Do I need my tripod?
While you can certainly use a tripod, it really isn't necessary. In fact, this is one of the places in the world where the tripod might cause you to miss a shot! Shooting handheld will be totally fine and doable, since the light levels are normally very high. We shoot handheld all the time with our 100-400 (or similar) zoom lenses. There are not many opportunities for long exposure, tripod-mounted photography. Again, being "light, nimble, and quick" is the order of the day.
Are there luggage restrictions on LATAM? Aerolineas Argentinas?
It depends on the type of ticket you purchased. But like all airlines around the world, you can just pay a fee if your luggage is overweight.
NOTE: At this time, we're being told that tripods ARE NOT ALLOWED in the cabin on Aerolineas Argentinas flights. LATAM has said that tripods in the cabin are OK.
Tip for your camera gear carryon
If any airline is strict about weight limits for your camera backpack, no worries, use the trick of putting your heaviest camera and lens on a strap around your neck. Put a lens or two in your coat pockets if you have to. Once on the plane, you can reload into your backpack. This is a nuisance, but it works when airlines are weighing carryon. Also it helps immensely if you simply smile, and say that you have really expensive and fragile camera gear, and that it can't be checked.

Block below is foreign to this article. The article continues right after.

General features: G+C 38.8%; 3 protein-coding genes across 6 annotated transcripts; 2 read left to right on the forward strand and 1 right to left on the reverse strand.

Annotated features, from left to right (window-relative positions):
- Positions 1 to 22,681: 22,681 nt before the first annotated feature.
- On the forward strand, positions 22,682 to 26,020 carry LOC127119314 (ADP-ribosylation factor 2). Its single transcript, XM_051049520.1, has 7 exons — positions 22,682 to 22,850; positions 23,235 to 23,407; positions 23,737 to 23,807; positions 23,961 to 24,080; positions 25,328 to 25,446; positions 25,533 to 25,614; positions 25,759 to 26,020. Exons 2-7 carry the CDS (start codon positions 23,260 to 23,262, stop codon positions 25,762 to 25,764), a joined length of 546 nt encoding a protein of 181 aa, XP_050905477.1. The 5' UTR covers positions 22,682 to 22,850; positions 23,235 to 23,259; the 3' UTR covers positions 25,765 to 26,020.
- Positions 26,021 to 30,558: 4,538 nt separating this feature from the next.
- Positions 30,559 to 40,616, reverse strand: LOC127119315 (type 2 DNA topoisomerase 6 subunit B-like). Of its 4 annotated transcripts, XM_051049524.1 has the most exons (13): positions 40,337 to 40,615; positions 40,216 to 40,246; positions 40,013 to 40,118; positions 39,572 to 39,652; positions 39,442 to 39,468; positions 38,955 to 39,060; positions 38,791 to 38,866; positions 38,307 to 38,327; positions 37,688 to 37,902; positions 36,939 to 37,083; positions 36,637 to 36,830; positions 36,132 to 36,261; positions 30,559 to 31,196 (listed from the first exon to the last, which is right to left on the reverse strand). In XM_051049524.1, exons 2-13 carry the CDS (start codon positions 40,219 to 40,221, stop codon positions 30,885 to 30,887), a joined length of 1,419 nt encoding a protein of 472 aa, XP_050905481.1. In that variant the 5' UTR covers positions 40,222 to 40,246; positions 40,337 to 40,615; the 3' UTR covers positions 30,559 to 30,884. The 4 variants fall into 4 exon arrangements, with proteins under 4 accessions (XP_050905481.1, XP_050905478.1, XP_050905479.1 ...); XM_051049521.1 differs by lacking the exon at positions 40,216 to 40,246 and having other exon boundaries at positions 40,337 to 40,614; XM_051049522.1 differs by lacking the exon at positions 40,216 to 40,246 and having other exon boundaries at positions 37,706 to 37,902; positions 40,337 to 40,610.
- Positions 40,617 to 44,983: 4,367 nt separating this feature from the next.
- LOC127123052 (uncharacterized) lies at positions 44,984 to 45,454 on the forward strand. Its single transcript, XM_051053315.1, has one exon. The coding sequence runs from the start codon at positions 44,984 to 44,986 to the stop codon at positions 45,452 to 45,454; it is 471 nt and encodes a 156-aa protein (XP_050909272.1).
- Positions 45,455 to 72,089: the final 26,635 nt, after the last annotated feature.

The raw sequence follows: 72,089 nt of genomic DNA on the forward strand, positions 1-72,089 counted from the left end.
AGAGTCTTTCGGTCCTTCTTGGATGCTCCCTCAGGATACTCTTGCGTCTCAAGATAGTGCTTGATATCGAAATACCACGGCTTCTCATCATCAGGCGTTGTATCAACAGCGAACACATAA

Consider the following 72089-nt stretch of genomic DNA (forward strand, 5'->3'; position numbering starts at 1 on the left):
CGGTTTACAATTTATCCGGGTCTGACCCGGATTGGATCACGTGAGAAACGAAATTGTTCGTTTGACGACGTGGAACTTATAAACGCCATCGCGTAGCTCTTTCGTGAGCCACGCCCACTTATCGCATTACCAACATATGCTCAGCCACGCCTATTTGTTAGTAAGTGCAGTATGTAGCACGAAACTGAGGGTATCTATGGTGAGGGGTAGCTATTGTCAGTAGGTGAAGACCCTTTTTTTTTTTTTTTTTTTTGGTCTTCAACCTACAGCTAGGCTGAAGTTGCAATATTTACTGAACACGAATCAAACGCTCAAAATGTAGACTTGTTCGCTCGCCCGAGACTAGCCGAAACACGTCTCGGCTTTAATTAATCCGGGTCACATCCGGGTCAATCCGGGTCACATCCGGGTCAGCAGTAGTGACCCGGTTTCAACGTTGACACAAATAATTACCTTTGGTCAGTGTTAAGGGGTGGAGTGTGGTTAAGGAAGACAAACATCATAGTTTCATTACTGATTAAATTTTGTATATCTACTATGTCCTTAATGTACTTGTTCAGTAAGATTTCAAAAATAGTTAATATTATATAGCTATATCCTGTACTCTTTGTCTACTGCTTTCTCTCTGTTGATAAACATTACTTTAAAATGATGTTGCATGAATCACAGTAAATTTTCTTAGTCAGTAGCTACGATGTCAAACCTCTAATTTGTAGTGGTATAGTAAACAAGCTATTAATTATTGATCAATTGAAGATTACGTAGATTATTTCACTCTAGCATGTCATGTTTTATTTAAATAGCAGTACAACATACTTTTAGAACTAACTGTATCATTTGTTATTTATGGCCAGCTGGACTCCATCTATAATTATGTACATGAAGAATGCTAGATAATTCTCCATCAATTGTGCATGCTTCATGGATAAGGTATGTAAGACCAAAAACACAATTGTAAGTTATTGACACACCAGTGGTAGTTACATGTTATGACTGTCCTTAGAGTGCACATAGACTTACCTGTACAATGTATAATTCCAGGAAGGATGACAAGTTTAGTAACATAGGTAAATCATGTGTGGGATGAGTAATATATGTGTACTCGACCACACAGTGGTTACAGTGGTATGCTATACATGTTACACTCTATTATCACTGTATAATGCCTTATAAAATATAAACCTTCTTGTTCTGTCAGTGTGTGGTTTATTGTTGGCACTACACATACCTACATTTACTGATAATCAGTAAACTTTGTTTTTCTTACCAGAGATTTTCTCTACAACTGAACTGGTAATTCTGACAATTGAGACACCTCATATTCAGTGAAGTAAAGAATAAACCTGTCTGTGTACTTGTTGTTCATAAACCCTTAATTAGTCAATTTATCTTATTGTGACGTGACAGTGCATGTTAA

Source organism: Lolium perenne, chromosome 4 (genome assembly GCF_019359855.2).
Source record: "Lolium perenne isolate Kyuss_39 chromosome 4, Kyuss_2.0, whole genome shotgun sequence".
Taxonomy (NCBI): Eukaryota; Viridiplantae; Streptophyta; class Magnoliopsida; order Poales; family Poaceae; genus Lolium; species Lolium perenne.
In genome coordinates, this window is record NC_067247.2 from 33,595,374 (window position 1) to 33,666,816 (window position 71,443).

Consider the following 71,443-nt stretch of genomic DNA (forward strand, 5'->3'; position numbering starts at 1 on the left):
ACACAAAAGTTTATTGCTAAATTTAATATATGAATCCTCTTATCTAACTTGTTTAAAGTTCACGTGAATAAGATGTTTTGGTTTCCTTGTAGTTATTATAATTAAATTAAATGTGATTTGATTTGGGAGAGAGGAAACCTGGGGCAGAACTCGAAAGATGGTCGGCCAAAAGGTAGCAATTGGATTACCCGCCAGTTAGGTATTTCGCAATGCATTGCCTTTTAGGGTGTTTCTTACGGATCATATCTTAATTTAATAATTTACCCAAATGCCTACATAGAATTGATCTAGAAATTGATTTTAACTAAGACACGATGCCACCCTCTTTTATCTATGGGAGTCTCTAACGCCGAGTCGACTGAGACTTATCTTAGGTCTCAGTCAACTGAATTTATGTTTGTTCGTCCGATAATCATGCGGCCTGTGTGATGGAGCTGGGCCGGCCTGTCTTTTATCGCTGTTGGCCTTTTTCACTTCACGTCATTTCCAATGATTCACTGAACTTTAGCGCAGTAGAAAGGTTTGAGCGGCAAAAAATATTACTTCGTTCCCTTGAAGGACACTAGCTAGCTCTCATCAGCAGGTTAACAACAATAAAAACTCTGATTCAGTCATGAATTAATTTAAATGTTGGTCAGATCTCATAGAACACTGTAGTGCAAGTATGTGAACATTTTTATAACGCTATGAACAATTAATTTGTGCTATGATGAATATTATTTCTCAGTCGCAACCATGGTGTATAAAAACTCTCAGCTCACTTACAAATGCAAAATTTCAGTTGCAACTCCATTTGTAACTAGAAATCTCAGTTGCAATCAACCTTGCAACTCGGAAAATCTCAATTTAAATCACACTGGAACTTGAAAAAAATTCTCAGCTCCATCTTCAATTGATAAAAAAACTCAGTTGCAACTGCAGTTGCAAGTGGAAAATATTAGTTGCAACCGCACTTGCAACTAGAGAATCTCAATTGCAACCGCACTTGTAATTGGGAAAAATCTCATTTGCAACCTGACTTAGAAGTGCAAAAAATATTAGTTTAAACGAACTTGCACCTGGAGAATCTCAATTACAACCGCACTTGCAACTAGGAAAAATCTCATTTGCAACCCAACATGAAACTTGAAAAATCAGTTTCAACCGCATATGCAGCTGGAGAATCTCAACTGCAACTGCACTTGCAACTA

What Camera gear should you take to Antarctica?
This is a once-in-a-lifetime opportunity. Its not the time to scrimp on what you are taking. My suggestions would be to take the following:
Cameras - 2 DSLR bodies. The 2 DSLR bodies will work well in the following configuration. One camera with a wide, and the other will have a zoom lens. It’s important to note that you want to avoid changing lenses out in the environments if you can. This setup will allow you to be ready for any situation, on any landing.
Lenses - This is a personal decision, depending on what you already have in your camera bag, finances, bag space etc. But if ever there was a time to get some new gear, this is it. Ideally, you really want at least 1 wide-angle and 1 long zoom lens.
Batteries - I would have at least 3 batteries for each body, which was more than enough. Just be sure to keep them close to your body when not in use. Keeping them inside your coat, or inside your front pocket will keep them warm, essentially stopping the cold from depleting them while you are not using them.
Filters - I recommend bringing a polarizing filter. It will help with reflections on the water, bringing out more detail in your iceberg images, and helping with sun glare off the snow. Please remember to put it on your lens outside of the ship. This will eliminate condensation issues by trapping warm air between the filter and lens if you do this in your cabin.
Here is my personal camera setup for my next Antarctica Expedition
Two Nikon D850 full frame cameras